I was just thinking about people who think that they're helping their cause, like humanity, god, earth, so on. but i also wanted to know what made them so sure that they were actually helping. this may be a bad comparison, but Hitler thought he knew what was best for germany, did what he set out to do (sort of) and then fucked EVERYTHING up for his country. i just want to know, what makes their opinion the right one for their cause according to them.
Their opinion and their conviction.
Although we tend to view "conviction" in a favorable light, madmen have conviction.
This is not to say these people are mad, but most of them are convinced they are right.
It's helpful to be prepared and able to reassess one's convictions as circumstances play out, but without conviction there will be no action, or at least not concerted action that might actually affect a positive outcome.
If you're not convinced that your approach to a problem is correct how long will you stick with it, if it doesn't immediately produce a solution?
If everyone's notion of how to solve a problem, no matter how contradictory to one another, is viable, how do you choose the approach to take?
As I have just discovered, you are young, but that's no reason to insult your intelligence. I wonder though if you have yet had the opportunity to be in a situation that could be described as a "crisis?" I'm not talking about a life and death situation, but one where there was a lot of pressure to perform, and not a lot of time to consider options.
In such situations, very talented people who are perceived to be Leaders will frequently prove to be anything but.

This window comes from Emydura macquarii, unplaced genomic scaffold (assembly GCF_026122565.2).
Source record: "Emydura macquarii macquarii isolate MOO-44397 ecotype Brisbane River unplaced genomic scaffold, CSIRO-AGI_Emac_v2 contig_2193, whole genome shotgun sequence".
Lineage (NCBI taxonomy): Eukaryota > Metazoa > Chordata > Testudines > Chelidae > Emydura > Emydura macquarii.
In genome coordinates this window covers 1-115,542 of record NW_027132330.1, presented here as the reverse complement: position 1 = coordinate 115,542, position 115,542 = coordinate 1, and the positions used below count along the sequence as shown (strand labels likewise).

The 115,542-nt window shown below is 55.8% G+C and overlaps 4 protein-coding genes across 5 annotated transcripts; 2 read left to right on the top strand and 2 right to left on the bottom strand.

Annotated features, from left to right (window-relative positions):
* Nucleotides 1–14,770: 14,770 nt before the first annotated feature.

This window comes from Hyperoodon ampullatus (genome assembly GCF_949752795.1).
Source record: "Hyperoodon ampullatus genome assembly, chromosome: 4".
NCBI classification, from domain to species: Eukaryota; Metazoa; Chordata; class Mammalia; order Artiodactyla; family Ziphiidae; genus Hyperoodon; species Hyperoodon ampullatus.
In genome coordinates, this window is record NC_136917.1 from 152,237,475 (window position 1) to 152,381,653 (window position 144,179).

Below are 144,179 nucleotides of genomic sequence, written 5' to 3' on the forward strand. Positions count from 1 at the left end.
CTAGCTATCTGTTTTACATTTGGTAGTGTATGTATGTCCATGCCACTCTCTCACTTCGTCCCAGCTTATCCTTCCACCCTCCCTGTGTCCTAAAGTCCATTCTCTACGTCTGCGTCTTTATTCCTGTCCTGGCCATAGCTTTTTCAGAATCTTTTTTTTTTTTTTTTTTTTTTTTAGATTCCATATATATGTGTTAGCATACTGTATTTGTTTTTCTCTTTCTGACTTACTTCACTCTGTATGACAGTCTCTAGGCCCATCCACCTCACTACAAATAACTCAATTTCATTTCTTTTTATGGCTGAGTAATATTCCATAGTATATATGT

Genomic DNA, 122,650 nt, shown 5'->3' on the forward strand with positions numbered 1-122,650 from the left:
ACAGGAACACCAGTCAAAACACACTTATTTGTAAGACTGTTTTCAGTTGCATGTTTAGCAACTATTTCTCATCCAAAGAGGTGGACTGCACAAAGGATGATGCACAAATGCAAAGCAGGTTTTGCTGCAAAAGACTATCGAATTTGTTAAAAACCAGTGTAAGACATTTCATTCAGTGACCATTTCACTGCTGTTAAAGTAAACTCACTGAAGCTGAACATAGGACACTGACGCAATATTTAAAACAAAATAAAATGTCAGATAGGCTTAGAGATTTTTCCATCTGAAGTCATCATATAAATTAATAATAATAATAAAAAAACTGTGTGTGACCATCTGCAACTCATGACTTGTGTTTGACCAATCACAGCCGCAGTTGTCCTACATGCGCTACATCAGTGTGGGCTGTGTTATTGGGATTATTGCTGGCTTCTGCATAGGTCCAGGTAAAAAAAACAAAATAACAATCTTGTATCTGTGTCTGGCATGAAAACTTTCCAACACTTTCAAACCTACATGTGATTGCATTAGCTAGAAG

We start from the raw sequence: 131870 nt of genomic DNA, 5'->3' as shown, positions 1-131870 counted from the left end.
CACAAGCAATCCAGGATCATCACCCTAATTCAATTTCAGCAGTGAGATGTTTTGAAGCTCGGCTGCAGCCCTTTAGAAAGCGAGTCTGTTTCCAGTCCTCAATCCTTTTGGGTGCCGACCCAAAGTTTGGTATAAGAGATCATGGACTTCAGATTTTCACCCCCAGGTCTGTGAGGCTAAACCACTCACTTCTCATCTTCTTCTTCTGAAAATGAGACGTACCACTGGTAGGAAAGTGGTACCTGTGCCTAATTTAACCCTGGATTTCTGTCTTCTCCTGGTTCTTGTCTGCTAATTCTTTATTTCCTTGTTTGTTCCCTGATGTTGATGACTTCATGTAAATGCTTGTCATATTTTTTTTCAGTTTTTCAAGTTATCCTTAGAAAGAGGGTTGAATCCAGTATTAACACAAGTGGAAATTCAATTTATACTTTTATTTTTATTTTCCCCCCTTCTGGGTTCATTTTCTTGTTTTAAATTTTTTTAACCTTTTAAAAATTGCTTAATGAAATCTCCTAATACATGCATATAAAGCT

You have to be confident to lead. It doesn't guarantee that you will lead well, but without confidence you won't lead at all. Generally speaking the people who are in a "crisis" situation and who do not want to lead, will nevertheless perceive the confidence in those who do, and, more importantly, still be able to measure the sense of the competing leaders' arguments for action.
Sometimes people follow a leader they should not and suffer as a result, but a group of people is usually pretty effective at picking the right one to follow.
Just because they believe they are right, obviously doesn't mean they are, but without a high degree of sureness in their belief they cannot successfully lead. No one wants to or will follow someone who is always doubting themselves.
Perhaps the optimum solution to a problem might come from a prolonged debate among people with no fixed bias or opinion, and no desire to lead the way, but that's not how the world works.
Sadly, most serious problems are not addressed until they are critical, and when a crisis errupts, we need leaders with conviction not people who can't make up their minds.
As you noted, Hitler is not the best example of what you seem to be having trouble with.
In a world where mankind has been crawling around for hundred of thousands of years, and recounting its exploits for thousands, how many individuals have had such an enormous impact on civilization as Adolph Hitler?
You're what? 14? And while you may be more educated and perceptive than many of your peers, your knowing who Hitler is isn't at all surprising.
Yet he died a lifetime ago.
How many of his contemporaries are you aware of, and how many of them would you not be aware of if Hitler hadn't been born?
Generations from now people will know Hitler.
Think of the billions of people who live right now who you know nothing about and realize that there are billions of people who haven't a clue that you exist, and yet one thing you have in common with a great many of them is that you know who Hitler is.
Maybe Hitler honestly thought he was doing well by his people, but I doubt it. Hitler thought about Hitler. That's a fairly common trait among great leaders...egoism. How could anyone presume to lead a group of people, let alone a nation unless they thought pretty highly of themselves?
Sometimes the confidence of these people is justified and sometimes it gets warped by psychosis, but it is always there.
Confidence and conviction in a person can be infuriating when you whole-heartedly disagree with their beliefs, but look around, and the only hint of hypocrisy you might find is that of your own if you likewise have a deathgrip on your beliefs.